Contributed by our friends over at HFE the UK's leading provider of personal training courses and fitness qualifications...
In 2018, it was reported that the UK's health and fitness industry was worth an approximate £5bn and the number of gyms reached over 7,000 for the first time. It's also estimated that 1 in 7 people in the UK is a member of a gym. All these figures point to one simple fact: the best time to get into the fitness industry is right now!
Of all of the possible roles for young people available in the fitness industry, there's one that stands head and shoulders above all others in terms of appeal and mainstream popularity and that's of a personal trainer. There's no doubt you'll have a picture in your head of a personal trainer and you've probably seen a fair few when you've ever been to a gym. Now the common stereotype is that PTs just stand around and don't do very much. They've probably got a clipboard (or iPad if they're fancy), a stopwatch and they just spend time watching clients exercise. If you’re lucky they might even chime in every few minutes with words of encouragement.
The truth of the matter is that personal trainers have the ability to change lives and they take a very active and hands on role doing this. Of their many responsibilities, PTs typically involve themselves with the following:
So that covers what a personal trainer does, and hopefully dispels a few myths about the job, but what qualities do you need to really excel as a PT? It goes without saying that a keen interest in health and fitness is an absolute must! The best personal trainers also lead by example. Now that doesn't mean you have to be the most toned or muscular person in the gym to be taken seriously, but your passion for helping others should always shine through. On top of that, if you're highly organised, energetic, enthusiastic and have great communication skills then you can go for. In a recent interview, world-leading personal trainer, Matt Roberts went into more detail about this and discussed the skills and qualities he looks for when hiring personal trainers.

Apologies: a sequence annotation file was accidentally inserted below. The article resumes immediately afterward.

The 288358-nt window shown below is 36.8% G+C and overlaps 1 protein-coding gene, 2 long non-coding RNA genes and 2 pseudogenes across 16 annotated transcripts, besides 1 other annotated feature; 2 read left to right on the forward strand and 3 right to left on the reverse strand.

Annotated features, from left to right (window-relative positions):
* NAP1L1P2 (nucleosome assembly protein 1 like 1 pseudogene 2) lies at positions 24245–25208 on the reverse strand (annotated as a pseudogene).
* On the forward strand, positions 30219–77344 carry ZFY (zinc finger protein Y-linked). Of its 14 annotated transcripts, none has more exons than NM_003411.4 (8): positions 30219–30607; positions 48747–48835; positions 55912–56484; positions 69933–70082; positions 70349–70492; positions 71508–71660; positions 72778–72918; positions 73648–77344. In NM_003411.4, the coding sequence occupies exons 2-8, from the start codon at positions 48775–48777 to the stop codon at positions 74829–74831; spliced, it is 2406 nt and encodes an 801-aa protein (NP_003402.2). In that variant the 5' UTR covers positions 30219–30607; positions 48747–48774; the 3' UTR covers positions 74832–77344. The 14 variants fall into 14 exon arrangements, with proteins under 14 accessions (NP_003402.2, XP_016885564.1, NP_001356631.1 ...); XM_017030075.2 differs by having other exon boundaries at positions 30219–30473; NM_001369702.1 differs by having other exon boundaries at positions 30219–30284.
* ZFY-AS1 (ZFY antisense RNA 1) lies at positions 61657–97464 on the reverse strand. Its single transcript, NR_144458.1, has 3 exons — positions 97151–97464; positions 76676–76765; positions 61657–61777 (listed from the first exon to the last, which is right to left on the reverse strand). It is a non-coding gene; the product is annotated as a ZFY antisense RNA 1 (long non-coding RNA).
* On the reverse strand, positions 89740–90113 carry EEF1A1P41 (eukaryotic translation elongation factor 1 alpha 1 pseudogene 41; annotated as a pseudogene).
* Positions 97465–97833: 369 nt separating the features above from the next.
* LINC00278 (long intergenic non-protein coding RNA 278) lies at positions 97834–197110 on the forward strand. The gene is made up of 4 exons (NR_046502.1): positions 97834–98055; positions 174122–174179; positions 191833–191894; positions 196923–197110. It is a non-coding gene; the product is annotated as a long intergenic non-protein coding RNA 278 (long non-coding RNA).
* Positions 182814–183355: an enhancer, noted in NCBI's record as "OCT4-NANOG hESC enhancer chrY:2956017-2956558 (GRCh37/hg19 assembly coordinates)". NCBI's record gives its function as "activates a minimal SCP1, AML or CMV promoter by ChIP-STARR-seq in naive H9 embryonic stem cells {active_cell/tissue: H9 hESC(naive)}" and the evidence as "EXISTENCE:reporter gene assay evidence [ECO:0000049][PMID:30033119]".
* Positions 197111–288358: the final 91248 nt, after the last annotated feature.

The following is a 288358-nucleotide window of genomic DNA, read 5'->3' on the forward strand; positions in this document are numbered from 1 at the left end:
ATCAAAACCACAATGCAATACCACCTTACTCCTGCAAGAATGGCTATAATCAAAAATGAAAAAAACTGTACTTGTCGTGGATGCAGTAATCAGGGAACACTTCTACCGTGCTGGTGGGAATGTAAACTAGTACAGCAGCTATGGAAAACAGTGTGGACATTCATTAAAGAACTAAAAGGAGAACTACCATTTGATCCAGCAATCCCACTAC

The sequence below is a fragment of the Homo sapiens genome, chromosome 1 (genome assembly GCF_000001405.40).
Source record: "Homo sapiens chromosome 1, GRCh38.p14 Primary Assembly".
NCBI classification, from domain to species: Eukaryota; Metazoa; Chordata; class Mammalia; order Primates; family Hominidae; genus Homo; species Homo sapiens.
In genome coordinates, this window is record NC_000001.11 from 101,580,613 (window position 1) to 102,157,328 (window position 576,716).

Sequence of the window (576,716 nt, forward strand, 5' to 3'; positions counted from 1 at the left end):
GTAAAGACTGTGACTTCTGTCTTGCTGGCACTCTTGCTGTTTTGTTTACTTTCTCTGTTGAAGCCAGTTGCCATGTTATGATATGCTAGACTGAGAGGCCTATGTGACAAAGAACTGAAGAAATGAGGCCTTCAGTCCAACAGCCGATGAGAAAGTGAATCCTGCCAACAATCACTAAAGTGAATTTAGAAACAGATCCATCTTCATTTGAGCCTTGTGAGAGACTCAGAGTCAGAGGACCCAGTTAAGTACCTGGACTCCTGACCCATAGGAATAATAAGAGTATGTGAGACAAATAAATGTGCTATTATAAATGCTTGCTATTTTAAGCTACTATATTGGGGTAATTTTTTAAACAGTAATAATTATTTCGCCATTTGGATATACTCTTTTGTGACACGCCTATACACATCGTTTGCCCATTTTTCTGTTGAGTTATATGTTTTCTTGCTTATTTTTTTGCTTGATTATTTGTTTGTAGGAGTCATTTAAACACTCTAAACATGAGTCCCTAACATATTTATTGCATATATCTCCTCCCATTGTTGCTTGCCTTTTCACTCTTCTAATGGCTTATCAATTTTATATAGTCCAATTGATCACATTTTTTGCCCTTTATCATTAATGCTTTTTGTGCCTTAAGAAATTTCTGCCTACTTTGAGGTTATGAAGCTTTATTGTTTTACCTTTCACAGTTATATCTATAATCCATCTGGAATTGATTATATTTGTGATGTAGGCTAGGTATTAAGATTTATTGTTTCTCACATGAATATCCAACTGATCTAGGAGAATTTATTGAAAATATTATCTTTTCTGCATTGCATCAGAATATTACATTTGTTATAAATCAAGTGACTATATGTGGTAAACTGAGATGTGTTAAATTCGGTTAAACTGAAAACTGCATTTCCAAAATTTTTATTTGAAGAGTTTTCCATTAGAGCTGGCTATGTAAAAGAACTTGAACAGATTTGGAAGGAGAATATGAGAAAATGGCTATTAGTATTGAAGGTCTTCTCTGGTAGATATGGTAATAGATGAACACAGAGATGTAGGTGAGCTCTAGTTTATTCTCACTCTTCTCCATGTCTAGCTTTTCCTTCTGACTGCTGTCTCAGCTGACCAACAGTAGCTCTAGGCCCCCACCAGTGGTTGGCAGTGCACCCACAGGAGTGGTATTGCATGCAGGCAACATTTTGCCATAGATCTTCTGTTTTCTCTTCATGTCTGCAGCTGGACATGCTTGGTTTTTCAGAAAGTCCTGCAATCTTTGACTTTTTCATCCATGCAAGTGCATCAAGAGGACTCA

If you're confident that you have the skills needed to become a personal trainer then the next stage, a very important one, is to get qualified. For those who are brand new to the industry, the Level 2 Gym Instructor course will get you qualified as a gym instructor. In fact, you could actually use this qualification to work in a fitness environment, although it wouldn't permit you to work one-on-one with clients in the ways a PT does. For that, you'd need the Level 3 Personal Trainer Certificate and upon completion of this, you'll be a fully qualified personal trainer.
Perhaps a final myth that needs dispelling is about where personal trainers can find work. Naturally, a gym or health club might be the first choice but there are so many places including, but not limited to the following:
There are a few nuts and bolts things involved with becoming a personal trainer, like getting the appropriate qualifications for example, but in terms of the success a PT can have and the amount of people they are able to help. The only limit is their drive and imagination.
Josh Douglas-Walton is a health and fitness writer for HFE, the UK's leading provider of personal training courses and fitness qualifications. In his spare time, he's a keen marathon/ultramarathon runner and frequently uses yoga and Pilates to supplement his training.
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